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Yasmin Jasmy, founder of digital platform for personal development and mental health resources, Pause, shares the lessons she has learned from her own struggle with anxiety and depression

In her childhood and early teens, Yasmin Jasmy was often described as a bright and bubbly student who loved the stage, performing and singing at every opportunity. But as the years progressed, she found herself increasingly withdrawn, feeling like an outcast and falling into a "spiral of self-doubt and insecurities," she shares.

"It persisted for years and it got so bad that every little thing, like making a small mistake at work or a comment from a friend, would trigger these horrible thoughts in my head and I began choosing activities that were bad and dangerous for me to keep them at bay."

At 25, she finally found the courage to open up to her family and seek professional help—a difficult but pivotal moment in her life.

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Late last year, the 30-year-old launched Pause, a mission-driven digital platform that aspires to help Malaysians cultivate mindfulness and self-awareness in themselves.

From structured programs and meditation starter kits to podcasts featuring prominent figures in various industries, Yasmin has made it her mission to provide accessible and research-backed resources on how to press pause and deal with the stress and challenges that come with modern life—before they get too much. 

In the long term, she hopes that Pause can open a healthy dialogue to change the perceptions around mental health and help people embody their highest potential through recognising the role that mental health plays. “There is nothing to be ashamed of,” she asserts. 

Speaking to Tatler, she draws from her personal experience to impart some advice to those who are ready to speak to their loved ones about their struggles with mental health.

1. Acknowledge your feelings

"The first time I had a panic attack, I called the ambulance in the middle of the night and went to the hospital. When I arrived, the nurse told me that I had a panic attack but it didn’t register in my mind. I just told myself that it must have been a one-off thing because I over-exercised but then it happened again.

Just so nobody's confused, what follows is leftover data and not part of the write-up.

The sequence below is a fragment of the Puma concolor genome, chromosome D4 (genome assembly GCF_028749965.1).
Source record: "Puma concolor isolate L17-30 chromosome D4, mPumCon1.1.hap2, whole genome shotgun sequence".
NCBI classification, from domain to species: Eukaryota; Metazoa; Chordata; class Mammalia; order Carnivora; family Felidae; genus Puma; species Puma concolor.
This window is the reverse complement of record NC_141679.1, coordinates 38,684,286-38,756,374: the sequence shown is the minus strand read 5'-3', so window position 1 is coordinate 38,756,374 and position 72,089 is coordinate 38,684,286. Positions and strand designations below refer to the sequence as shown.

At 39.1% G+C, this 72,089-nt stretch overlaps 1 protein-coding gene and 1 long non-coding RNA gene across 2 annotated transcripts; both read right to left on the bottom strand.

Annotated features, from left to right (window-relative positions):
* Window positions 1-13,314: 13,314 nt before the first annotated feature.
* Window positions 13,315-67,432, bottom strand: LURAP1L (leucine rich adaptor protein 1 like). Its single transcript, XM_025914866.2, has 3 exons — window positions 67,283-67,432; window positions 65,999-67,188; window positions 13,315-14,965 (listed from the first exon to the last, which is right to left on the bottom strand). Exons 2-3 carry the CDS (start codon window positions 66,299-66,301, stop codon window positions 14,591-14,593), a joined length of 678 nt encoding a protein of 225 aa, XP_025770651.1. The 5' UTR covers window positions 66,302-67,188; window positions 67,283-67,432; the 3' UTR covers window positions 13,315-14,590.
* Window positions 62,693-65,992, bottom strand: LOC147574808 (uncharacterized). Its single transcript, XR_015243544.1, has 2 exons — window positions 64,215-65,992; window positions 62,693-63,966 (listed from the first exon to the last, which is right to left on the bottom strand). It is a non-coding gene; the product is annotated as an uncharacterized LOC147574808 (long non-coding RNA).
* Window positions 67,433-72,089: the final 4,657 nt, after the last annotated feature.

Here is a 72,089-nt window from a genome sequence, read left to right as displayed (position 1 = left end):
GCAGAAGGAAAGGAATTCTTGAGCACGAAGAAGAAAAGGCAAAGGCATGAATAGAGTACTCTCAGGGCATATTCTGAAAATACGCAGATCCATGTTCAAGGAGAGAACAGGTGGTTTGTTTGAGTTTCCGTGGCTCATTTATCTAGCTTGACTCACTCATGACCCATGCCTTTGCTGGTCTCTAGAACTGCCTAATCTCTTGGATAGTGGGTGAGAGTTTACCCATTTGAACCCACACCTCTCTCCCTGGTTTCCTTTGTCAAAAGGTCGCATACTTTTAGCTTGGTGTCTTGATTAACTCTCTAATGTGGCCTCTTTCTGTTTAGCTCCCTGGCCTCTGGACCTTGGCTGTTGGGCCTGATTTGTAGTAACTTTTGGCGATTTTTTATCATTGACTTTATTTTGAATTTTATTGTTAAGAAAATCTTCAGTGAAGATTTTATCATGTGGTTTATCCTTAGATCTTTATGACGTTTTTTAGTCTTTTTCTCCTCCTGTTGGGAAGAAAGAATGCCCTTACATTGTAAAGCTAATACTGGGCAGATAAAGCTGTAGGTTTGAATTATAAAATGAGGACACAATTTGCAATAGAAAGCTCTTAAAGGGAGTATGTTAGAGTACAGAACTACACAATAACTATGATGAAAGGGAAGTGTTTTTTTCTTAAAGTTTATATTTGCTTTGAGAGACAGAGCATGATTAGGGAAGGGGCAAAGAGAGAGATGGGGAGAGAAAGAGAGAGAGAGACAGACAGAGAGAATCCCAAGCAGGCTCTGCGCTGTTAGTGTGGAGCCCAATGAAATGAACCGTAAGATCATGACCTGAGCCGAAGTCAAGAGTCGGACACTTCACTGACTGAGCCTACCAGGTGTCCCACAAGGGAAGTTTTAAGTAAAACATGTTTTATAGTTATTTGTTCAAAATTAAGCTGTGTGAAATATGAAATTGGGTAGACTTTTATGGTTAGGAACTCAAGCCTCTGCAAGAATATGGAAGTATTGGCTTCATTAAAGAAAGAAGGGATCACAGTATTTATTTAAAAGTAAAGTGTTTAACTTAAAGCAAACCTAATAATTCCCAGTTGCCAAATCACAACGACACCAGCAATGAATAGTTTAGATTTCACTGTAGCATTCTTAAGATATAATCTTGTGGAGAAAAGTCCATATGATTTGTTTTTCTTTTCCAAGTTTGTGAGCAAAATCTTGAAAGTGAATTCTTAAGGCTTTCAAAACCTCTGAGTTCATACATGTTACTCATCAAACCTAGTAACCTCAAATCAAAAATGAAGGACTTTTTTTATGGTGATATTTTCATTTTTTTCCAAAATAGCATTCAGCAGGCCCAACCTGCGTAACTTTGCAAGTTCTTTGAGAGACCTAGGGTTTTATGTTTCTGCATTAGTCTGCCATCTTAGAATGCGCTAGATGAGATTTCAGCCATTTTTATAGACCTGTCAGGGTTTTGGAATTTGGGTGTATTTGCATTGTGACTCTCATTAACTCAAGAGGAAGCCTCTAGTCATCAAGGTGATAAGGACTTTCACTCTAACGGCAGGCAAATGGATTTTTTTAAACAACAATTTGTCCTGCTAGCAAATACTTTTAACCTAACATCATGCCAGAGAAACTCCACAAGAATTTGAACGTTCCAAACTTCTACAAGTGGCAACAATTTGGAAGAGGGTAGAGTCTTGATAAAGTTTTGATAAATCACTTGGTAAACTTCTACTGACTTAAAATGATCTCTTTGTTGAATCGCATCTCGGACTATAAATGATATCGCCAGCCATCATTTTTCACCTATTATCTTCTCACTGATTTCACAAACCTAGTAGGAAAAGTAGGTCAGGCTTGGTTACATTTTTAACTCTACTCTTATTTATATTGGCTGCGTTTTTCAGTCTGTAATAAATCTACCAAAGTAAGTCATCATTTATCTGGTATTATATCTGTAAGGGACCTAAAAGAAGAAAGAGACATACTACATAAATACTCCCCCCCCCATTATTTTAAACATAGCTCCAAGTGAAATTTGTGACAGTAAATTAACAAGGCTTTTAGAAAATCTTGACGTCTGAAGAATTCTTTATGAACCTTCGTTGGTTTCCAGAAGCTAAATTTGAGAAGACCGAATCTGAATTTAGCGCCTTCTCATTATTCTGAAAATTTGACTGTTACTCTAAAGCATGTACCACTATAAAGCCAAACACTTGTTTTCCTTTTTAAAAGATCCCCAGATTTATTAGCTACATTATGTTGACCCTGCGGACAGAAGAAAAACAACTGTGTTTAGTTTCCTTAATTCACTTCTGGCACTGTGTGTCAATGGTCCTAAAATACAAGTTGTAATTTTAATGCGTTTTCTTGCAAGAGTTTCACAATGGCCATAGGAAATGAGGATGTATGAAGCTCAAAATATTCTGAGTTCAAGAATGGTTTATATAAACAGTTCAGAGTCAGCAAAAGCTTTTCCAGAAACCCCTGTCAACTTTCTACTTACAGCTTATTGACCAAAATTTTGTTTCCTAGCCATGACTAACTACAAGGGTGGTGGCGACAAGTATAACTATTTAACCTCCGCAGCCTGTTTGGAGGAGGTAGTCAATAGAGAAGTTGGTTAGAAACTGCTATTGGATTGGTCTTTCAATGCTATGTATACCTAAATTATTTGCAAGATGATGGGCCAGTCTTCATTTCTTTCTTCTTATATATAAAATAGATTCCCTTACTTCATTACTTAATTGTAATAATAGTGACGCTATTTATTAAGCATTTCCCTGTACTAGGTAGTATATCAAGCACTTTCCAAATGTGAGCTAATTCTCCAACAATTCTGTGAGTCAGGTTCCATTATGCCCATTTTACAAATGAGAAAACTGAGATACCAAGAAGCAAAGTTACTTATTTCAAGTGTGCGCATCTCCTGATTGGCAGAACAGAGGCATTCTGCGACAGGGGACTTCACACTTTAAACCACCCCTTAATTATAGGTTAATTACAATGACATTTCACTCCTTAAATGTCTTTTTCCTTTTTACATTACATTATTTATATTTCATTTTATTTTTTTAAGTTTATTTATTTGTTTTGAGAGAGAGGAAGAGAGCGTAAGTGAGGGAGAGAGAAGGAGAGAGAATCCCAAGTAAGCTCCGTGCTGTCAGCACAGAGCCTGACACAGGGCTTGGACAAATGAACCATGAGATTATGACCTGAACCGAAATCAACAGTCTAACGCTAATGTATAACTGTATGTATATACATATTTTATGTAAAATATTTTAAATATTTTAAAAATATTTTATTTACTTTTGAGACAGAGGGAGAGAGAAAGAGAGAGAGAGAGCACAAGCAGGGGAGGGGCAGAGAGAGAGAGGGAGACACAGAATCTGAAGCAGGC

The stigma around mental health was so strong that I refused to admit that I was not okay, even after my body was literally telling me, like an emergency alarm. So, that’s the first thing: Be honest with yourself that you are going through something."

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2. Open up to someone you trust

"The first person I opened up to was my best friend, Liyana. I told her that I had been experiencing panic attacks and anxiety and to my surprise, she told me that she has been going through something similar without telling anybody. Everything changed for me because suddenly, I wasn’t alone. I didn’t feel ashamed or judged. We went on that journey together and built our vocabulary on how to articulate our feelings and problems, which only continued to improve when I started going to therapy.

That moment in our friendship catalysed Pause. I want it to be a community that is caring, freeing and willing to understand each other’s struggles without judgement—with empathy and compassion, instead."

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3. Stand in your truth

"On my podcast, I spoke to child psychologist, Katyana Azman, and she mentioned that the word ‘mental’ itself is so loaded and has so many negative connotations. When I first told my parents about wanting to see a therapist, my father asked, in a lighthearted tone, 'Why do you need a therapist?'.

Of course, he was ultimately supportive but that’s the prevailing perception of mental health, especially in Asia. Be prepared for that. Not everyone will be open to the conversation and that’s not their fault—but neither is it yours. Despite what anyone says, including the little voice in your head, there’s nothing wrong with acknowledging and openly speaking about your struggles."

See also: How to Take Care of Our Mental Health

It will be difficult for you to see your loved one in pain and not be able to immediately fix the situation. But in truly listening, you are already helping by giving them a safe space to express themselves.
Yasmin Jasmy

Yasmin stresses on the important role that family and friends can play in cultivating a comfortable environment for people who are struggling to open up. The key is to listen.

And it cannot be a one-time thing, especially for parents with young children. “In some ways, children are more emotionally intelligent than adults. If you encourage them to speak on how they are feeling and model that behaviour, it can be immense help for them as they grow older and make it so much easier for them to open up to you.”

Yasmin Jasmy is a certified spiritual and mindfulness coach and meditation facilitator with a Master’s in Development Studies at the Institute of Development Studies in partnership with the University of Sussex.


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